War of the Rebellion: Serial 045 Page 0206 N. C., VA., W. VA., MD., PA., ETC. Chapter XXXIX.

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CONCORD, N. H.

June 18, 1863-3 p. m.

Honorable E. M. STANTON:

SIR: Your telegram of the 15th instant is received. In reply, would say that we have no organized militia in the State, and can raise no more troops excepting by draft or by paying them most liberal bounties.

J. A. GILMORE,

Governor of New Hampshire.

WAR DEPARTMENT, Washington,

June 18, 1863-10 a. m.

Major-General DIX, Fort Monroe, Va.:

No time should be lost in carrying out the movements proposed for your troops.

H. W. HALLECK,

General-in-Chief.

FORT MONROE, VA., June 18, 1863.

(Received 12. 10 p. m.)

H. W. HALLECK,

General-in-Chief:

I am moving troops from Suffolk up the York. I had no transports till yesterday. Part of a brigade went up this morning. Gordon, with 5, 000 men, is between Diascund Bridge and White House. Last week a brigade went from Franklin, by way of Wedon, to Petersburg. The force I sent out to the Blackwater brought them back to Franklin on Sunday, Monday, and Tuesday. My cavalry could not get across the river. Every ford was blockaded and defended. The troops are now coming into Suffolk. I have removed the heavy guns to the new lines. The movements referred to in your dispatch,, just received, will be made as rapidly as possible.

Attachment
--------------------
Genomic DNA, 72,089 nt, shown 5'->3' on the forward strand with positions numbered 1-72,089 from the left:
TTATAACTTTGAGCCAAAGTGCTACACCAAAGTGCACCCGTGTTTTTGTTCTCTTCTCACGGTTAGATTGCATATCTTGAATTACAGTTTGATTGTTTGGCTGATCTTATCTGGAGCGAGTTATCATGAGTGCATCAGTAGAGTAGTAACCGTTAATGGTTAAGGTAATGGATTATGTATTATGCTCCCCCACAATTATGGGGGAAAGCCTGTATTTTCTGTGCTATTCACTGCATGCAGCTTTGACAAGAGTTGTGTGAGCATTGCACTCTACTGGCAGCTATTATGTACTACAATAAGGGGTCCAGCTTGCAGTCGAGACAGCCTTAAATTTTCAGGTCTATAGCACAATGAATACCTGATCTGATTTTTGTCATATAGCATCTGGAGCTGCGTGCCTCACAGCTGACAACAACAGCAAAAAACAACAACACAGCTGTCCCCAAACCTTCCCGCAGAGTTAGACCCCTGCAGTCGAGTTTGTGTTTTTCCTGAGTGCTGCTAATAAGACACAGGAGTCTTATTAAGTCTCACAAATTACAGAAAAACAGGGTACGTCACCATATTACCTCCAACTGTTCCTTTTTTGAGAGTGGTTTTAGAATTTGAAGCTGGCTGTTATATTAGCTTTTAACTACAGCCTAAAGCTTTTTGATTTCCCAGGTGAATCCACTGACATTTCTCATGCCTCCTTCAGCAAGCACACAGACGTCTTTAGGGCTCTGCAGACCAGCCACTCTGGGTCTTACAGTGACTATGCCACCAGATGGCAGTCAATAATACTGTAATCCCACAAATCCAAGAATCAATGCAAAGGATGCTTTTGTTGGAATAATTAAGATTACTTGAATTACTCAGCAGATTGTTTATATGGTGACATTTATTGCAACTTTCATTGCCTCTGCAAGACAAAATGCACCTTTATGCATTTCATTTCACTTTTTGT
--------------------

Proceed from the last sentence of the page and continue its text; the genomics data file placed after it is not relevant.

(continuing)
JOHN A. DIX,

Major-General.

SUFFOLK, June 18, 1863.

Major-General DIX, Fort Monroe:

A detailed report from Major [J. N.] Wheelan is just received. He was for six days actively and vigilantly employed in searching for the escaped prisoners, making severe marches and traversing three counties. He finally ascertained at Elizabeth City that they crossed in three detachments at the mouth of Pasquotank River, rounding the point of Pasquotank County into the Little River. Major Wheelan's action was prompt and vigorous, and he is much disappointed.

MICHAEL CORCORAN,

Brigadier-General.

By FOSTER.